Connecting Waterpeople

Nuances of the forest-water connection

  • Nuances of the forest-water connection
  • The future of forested lands and drinking water supplies.

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U.S. Department of Agriculture (USDA)
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The infrastructure that brings drinking water to homes is an investment. For millions of people, forests are part of the system behind their faucets. Over the coming decades, many forested watersheds could be lost to development, lowering water quality and raising water treatment costs, according to a new study published in the journal Science of the Total Environment.

The research team focused on the forest-water connection in the southern U.S., a complex, heterogeneous region and, unfortunately, an ideal place for studying forest loss and worsening water quality. More than 80% of southern forests are privately owned, and the human population is growing. More southern forests have been lost to development than anywhere else in the U.S. When forests are replaced by parking lots, neighborhoods, and other development, the loss is essentially irreversible.

“To our knowledge, this is the first study to combine water quality data, land cover projections, and information about public water systems at a large scale,” says Peter Caldwell, a Forest Service researcher and lead author of the new study.

"Our research team includes economists who will link water quality and water treatment costs," says Caldwell. "This line of research could one day inform programs that compensate private forest landowners for the ecosystem services their forested watersheds provide."

For millions of people, forests are part of the system behind their faucets

“We examined small watersheds across a broad region,” says Katherine Martin, a researcher at North Carolina State University and a coauthor of the study. “From Virginia to Texas, and across different forest types, soils, topography, and hydroclimates, our results confirm that forests are important for water quality.”

Water running off forested lands generally has lower concentrations of nitrogen, phosphorous, and suspended sediment than water leaving any other type of land, as the study shows.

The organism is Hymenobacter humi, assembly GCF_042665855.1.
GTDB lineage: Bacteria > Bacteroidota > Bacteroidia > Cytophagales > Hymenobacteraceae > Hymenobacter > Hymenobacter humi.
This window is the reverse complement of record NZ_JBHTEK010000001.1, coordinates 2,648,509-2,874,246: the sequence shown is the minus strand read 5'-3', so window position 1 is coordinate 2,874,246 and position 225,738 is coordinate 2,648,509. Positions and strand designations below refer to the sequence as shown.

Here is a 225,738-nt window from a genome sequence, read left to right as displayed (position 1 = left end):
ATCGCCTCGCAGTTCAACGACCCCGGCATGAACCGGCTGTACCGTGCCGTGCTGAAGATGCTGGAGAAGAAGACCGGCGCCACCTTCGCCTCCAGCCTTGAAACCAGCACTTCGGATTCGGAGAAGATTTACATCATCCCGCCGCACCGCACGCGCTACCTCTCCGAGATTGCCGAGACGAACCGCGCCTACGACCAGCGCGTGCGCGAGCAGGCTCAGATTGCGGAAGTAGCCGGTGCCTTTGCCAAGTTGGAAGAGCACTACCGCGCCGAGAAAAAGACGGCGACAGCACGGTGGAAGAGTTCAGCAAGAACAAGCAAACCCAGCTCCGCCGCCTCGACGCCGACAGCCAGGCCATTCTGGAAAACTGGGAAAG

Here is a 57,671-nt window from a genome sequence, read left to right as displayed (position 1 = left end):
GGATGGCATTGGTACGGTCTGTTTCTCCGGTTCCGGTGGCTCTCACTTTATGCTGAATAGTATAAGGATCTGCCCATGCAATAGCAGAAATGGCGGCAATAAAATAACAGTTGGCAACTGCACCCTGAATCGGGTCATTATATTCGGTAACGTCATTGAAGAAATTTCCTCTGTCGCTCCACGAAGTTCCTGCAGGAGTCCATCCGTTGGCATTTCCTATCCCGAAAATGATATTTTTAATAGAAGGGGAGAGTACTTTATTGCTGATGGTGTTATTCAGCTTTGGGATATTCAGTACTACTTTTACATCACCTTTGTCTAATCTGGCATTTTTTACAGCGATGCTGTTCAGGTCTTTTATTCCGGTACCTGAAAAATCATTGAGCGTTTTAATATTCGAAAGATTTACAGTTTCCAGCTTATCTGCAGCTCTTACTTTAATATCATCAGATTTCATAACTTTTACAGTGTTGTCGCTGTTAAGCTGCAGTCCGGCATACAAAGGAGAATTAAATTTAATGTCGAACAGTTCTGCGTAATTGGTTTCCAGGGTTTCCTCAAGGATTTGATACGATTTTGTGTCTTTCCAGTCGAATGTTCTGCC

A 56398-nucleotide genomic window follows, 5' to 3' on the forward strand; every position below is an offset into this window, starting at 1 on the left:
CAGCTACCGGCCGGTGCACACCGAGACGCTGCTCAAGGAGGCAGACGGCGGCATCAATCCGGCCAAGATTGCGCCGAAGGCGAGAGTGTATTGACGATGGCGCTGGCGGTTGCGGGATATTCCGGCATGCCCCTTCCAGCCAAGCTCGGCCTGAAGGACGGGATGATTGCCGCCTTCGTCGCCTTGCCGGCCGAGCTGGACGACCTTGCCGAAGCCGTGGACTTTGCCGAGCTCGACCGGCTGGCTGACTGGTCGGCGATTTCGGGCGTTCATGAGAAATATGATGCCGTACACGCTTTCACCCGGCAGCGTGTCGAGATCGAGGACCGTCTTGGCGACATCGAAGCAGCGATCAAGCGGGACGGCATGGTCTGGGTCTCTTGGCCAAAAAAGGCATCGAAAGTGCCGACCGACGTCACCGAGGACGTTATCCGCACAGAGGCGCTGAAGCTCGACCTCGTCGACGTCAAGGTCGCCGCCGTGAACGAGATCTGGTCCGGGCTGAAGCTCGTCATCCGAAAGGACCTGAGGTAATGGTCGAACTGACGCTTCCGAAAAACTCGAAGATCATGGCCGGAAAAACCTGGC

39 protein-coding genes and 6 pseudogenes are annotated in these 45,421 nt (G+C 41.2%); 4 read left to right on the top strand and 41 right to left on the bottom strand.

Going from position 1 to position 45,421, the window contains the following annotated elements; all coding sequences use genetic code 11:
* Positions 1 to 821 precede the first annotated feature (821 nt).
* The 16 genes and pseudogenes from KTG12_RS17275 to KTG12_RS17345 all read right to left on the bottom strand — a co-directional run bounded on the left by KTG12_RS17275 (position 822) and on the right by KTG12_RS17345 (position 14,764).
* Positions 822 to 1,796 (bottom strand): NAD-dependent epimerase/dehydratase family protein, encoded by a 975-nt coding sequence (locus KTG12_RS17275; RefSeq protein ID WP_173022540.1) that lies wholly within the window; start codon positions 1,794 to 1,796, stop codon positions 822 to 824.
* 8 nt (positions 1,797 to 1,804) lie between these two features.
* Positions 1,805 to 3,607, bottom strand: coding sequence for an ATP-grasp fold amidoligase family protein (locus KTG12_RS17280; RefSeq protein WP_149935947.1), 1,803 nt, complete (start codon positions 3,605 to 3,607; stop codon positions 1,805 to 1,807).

But there are nuances to the connection between clean water and forests. Some individual forested watersheds can have lower water quality, perhaps because of the type of soil and rock in the watershed, or sediment erosion in the stream channel. “These factors and others can make quantifying forest benefits challenging,” says Caldwell.

Nevertheless, losing forests to any other land use would likely result in lower water quality, the study suggests. For example, developing just 1% of forests upstream of an intake could result in an 0.4% increase in the concentration of suspended sediment in the water, on average.

Municipalities that draw water directly from rivers are at higher risk of lower water quality, now and in the future. Water drawn from a river instead of from a reservoir already tends to need more treatment before the water is drinkable. Municipalities that draw water from smaller watersheds also face higher risks, since any forest lost in a small watershed can represent a larger proportion of its area.

Protecting forested watersheds can help safeguard future drinking water supplies. In general, the more forested land upstream of the intake facility, the better the water quality.

The new study is related to a large body of research on how people depend on forested watersheds for their drinking water.

The research team also works with coalitions such as Keeping Forests. “We bring scientists, business leaders, and conservation experts together to develop market-based approaches to support private landowners,” says Laura Calandrella, executive director of Keeping Forests. “By illuminating the economic and environmental benefits of southern forests, we are empowering people to keep forests as forests.”

Read more in the Science of the Total Environment article.

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